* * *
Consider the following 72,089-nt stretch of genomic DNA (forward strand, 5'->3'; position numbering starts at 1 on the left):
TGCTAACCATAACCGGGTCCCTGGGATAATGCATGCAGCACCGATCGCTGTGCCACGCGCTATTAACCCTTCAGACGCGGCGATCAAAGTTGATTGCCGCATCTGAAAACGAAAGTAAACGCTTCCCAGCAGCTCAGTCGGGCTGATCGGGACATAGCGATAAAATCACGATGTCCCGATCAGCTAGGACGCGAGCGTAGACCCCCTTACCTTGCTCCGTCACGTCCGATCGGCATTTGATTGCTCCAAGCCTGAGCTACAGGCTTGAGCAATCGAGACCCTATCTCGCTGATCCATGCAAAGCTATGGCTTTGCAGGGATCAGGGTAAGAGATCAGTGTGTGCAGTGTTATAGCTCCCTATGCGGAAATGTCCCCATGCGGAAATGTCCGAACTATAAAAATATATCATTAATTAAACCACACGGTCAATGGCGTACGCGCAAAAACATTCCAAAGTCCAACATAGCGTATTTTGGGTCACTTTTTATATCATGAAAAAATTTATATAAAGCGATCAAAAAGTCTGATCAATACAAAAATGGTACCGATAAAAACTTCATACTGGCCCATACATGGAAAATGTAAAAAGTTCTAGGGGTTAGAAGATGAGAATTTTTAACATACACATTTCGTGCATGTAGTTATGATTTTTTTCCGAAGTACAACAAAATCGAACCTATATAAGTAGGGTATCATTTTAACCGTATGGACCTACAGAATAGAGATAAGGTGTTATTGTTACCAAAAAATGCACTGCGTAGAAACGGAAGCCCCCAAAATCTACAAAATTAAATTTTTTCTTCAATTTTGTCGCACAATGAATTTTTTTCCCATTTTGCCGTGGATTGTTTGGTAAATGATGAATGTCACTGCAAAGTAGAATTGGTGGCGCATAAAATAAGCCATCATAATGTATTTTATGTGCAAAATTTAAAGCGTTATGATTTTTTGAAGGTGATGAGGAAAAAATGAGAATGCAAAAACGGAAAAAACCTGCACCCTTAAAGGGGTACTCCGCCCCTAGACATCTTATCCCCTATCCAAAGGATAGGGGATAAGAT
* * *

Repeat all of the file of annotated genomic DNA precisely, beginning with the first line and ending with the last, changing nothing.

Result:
Consider the following 72,089-nt stretch of genomic DNA (forward strand, 5'->3'; position numbering starts at 1 on the left):
TGCTAACCATAACCGGGTCCCTGGGATAATGCATGCAGCACCGATCGCTGTGCCACGCGCTATTAACCCTTCAGACGCGGCGATCAAAGTTGATTGCCGCATCTGAAAACGAAAGTAAACGCTTCCCAGCAGCTCAGTCGGGCTGATCGGGACATAGCGATAAAATCACGATGTCCCGATCAGCTAGGACGCGAGCGTAGACCCCCTTACCTTGCTCCGTCACGTCCGATCGGCATTTGATTGCTCCAAGCCTGAGCTACAGGCTTGAGCAATCGAGACCCTATCTCGCTGATCCATGCAAAGCTATGGCTTTGCAGGGATCAGGGTAAGAGATCAGTGTGTGCAGTGTTATAGCTCCCTATGCGGAAATGTCCCCATGCGGAAATGTCCGAACTATAAAAATATATCATTAATTAAACCACACGGTCAATGGCGTACGCGCAAAAACATTCCAAAGTCCAACATAGCGTATTTTGGGTCACTTTTTATATCATGAAAAAATTTATATAAAGCGATCAAAAAGTCTGATCAATACAAAAATGGTACCGATAAAAACTTCATACTGGCCCATACATGGAAAATGTAAAAAGTTCTAGGGGTTAGAAGATGAGAATTTTTAACATACACATTTCGTGCATGTAGTTATGATTTTTTTCCGAAGTACAACAAAATCGAACCTATATAAGTAGGGTATCATTTTAACCGTATGGACCTACAGAATAGAGATAAGGTGTTATTGTTACCAAAAAATGCACTGCGTAGAAACGGAAGCCCCCAAAATCTACAAAATTAAATTTTTTCTTCAATTTTGTCGCACAATGAATTTTTTTCCCATTTTGCCGTGGATTGTTTGGTAAATGATGAATGTCACTGCAAAGTAGAATTGGTGGCGCATAAAATAAGCCATCATAATGTATTTTATGTGCAAAATTTAAAGCGTTATGATTTTTTGAAGGTGATGAGGAAAAAATGAGAATGCAAAAACGGAAAAAACCTGCACCCTTAAAGGGGTACTCCGCCCCTAGACATCTTATCCCCTATCCAAAGGATAGGGGATAAGAT